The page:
Posted by Abhi on February 11, 2012
Over the past couple of days, I’ve been busy writing a small personal dictionary program that will allow me to add words that I’ve learnt to a file and then access them later if need be.
You can add words using the “add <word> <meaning> <notes>” command via the linux terminal. <notes> is optional. You can then view the words that have been added using the “define <word>” command. To easily view all the words that have been added to the file, I created the “exportdict” command that transforms the file into a cleanly formatted html document that can be viewed through your preferred browser.
The entire program took me about two days to write. It employs a few basic checks such as – not allowing multiple similar entries but nothing major. The database file that the program uses is called dict-data.rog and it will be created in the same folder as the executable. Now this application isn’t exactly fault tolerent so if you make any changes to the databse file, make sure that the format is kept intact. If that is not possible then simply delete the file. Needless to say your data will be lost, hence it might be a good idea to back it up first.
General Format of the data in the database: “<entry>|<value>|<notes>” where “|” is the seperator.
Unless you want your database to be screwed up I suggest not adding “|” in your entries. In case incompatible data is found, the program will inform you of the entry which contains the incompatible data.
Currently the only way to edit existing entries is to edit them manually by opening the database file. I may write a small add-on to remedy that depending on whether or not I need it.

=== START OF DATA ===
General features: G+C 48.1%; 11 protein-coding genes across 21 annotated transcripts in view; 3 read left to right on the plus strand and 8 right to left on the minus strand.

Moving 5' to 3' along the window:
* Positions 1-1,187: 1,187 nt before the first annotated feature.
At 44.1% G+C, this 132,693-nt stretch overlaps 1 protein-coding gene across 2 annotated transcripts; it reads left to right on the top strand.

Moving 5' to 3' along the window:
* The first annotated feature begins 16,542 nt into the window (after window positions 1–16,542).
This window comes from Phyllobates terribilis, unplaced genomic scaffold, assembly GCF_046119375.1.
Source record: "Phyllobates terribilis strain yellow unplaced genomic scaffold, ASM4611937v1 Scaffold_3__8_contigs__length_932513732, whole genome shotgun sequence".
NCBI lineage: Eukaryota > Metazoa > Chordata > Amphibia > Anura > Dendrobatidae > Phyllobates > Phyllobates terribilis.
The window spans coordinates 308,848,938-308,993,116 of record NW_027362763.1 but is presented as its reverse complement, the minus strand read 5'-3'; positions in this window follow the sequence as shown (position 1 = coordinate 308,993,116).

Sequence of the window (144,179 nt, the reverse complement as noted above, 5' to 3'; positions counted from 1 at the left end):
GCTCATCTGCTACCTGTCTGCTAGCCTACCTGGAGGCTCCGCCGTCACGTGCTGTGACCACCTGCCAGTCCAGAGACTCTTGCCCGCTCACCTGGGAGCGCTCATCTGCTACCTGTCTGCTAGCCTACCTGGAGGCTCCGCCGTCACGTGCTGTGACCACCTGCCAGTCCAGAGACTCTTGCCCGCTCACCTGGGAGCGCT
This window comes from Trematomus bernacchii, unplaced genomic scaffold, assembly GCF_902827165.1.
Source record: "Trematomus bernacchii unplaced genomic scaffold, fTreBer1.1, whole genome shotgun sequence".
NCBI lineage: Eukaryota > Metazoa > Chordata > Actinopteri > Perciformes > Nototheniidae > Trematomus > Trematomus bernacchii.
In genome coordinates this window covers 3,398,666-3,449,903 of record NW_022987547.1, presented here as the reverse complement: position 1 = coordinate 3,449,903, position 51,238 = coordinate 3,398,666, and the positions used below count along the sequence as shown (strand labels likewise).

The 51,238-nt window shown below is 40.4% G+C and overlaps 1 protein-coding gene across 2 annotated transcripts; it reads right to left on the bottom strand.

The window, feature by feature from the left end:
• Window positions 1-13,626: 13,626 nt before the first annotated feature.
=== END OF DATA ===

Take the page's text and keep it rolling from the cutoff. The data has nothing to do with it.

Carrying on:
The executables that I’ve provided will run on a 64-bit Linux machines. I’ve also provided the source code so if you wish you can download and compile them for your platform. They should run on Windows too but I’m not entirely sure.
Feel free to make changes to the source code, and any suggestions. If you use the program and find any bugs, let me know.
Source Code : Download Here
Executables : Download Here
Posted in C++, Projects | Tagged: C++ Project, personal dicitionary | 2 Comments »
Posted by Abhi on February 9, 2012
Here is a simple string split function that I wrote a while back. The function takes a string such as “How.Are.You.”, a divider – “.” and a reference to a vector of strings as input. The vector is then filled with the strings after they have been split.
void splitString(vector<string> &v_str,const string &str,const char ch)
string::size_type pos = 0;
string::size_type old_pos = 0;
if(pos == string::npos)
flag = false;
pos = str.size();
sub = str.substr(old_pos,pos-old_pos); // Disregard the '.'
old_pos = ++pos;
#include "splitString.h" // Header file for the splitString function.
string str= "How.Are.You"; // String to be split.
char ch = '.'; // The divider.
vector<string> v_str; // Vector to store the divided strings.
for(vector<string>::iterator iter= v_str.begin();iter!=v_str.end();++iter)
Remember to put the necessary #include if you decide to put the codes in separate files.
Posted in C++ | Tagged: C++ string split, split string, string break, string divider | 1 Comment »
Posted by Abhi on February 8, 2012
C++ standard library lacks a trim() function similar to what Java provides. Here is a simple function in C++ which can achieve similar results.
std::string trim(const std::string& str)
string::size_type pos = str.find_first_not_of(" ");
string::size_type pos1 = str.find_last_not_of(" ");
string trimmed = str.substr(pos,pos1-pos+1);
std::string mystr = trim(" hello ");
Pardon me for the lack of tabs, apparently WordPress does not allow you to add tabs to your posts.
Edit: My bad. WordPress does provide support to paste code. Read more here
Posted in C++ | Tagged: C++ trim, Java trim() in C++, trim() | Leave a Comment »